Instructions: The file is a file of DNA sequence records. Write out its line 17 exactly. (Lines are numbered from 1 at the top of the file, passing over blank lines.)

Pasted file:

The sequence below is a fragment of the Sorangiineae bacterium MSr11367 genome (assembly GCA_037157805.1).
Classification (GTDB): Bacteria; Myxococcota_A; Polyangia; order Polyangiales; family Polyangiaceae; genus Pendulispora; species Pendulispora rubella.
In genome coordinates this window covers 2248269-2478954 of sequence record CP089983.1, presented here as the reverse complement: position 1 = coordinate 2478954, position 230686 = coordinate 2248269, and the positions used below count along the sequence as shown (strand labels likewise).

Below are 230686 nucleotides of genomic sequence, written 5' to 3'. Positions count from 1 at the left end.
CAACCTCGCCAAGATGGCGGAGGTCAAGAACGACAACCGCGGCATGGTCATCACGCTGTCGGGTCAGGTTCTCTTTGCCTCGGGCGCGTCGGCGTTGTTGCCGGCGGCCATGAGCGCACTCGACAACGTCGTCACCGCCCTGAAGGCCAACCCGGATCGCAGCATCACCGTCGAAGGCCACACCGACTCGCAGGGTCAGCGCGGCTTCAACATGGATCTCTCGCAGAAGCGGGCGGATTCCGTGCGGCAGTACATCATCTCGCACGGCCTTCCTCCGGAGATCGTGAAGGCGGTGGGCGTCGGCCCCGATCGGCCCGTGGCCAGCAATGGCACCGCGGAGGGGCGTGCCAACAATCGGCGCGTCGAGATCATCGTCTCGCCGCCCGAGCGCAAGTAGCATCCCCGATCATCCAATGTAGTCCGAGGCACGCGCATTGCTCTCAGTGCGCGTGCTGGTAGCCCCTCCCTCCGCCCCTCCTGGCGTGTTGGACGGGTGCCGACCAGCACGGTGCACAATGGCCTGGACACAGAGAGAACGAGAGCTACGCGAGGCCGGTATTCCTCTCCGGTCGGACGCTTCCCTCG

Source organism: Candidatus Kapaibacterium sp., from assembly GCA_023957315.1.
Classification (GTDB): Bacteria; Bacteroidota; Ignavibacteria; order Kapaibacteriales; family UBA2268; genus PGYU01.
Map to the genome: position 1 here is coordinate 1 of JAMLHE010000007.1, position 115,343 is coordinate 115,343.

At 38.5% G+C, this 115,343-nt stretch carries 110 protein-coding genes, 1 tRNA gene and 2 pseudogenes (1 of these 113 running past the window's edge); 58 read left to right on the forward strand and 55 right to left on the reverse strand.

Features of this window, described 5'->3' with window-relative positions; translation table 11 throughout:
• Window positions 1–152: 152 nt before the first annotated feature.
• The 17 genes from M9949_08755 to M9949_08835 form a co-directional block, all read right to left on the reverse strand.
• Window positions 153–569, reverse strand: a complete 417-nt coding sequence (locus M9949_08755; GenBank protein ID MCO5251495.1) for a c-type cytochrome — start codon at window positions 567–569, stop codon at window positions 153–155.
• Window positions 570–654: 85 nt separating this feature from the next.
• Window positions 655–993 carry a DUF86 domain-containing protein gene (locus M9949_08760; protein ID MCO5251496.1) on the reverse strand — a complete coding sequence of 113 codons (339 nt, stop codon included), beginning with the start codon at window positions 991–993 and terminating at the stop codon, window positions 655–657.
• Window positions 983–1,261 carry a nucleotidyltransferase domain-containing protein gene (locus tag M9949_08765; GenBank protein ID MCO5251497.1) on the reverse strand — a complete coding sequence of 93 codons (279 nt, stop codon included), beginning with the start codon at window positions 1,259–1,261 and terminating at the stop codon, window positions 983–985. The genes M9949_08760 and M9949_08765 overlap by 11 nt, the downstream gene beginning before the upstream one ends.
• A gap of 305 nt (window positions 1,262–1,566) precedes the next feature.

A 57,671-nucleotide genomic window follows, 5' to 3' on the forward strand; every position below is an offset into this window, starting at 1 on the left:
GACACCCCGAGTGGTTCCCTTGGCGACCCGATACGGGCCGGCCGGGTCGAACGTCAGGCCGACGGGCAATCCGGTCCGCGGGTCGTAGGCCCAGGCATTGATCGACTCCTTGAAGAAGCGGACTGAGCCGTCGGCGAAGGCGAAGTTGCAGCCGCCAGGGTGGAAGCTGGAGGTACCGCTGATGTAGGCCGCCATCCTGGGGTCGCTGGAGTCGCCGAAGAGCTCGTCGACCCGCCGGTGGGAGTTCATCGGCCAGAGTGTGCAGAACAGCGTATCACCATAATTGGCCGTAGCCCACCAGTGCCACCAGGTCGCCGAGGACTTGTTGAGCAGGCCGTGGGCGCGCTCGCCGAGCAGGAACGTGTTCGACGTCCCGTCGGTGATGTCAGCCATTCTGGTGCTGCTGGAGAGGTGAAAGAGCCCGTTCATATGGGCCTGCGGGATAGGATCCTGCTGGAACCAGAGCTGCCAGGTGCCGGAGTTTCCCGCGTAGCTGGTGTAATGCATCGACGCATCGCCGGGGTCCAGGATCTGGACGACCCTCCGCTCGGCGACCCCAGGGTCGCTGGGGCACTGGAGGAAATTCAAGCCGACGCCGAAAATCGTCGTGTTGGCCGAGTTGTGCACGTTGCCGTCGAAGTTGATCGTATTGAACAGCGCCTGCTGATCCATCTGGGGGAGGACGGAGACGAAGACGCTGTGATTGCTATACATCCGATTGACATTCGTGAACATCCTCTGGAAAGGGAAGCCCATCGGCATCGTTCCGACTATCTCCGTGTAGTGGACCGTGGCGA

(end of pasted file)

• A gap of 305 nt (window positions 1,262–1,566) precedes the next feature.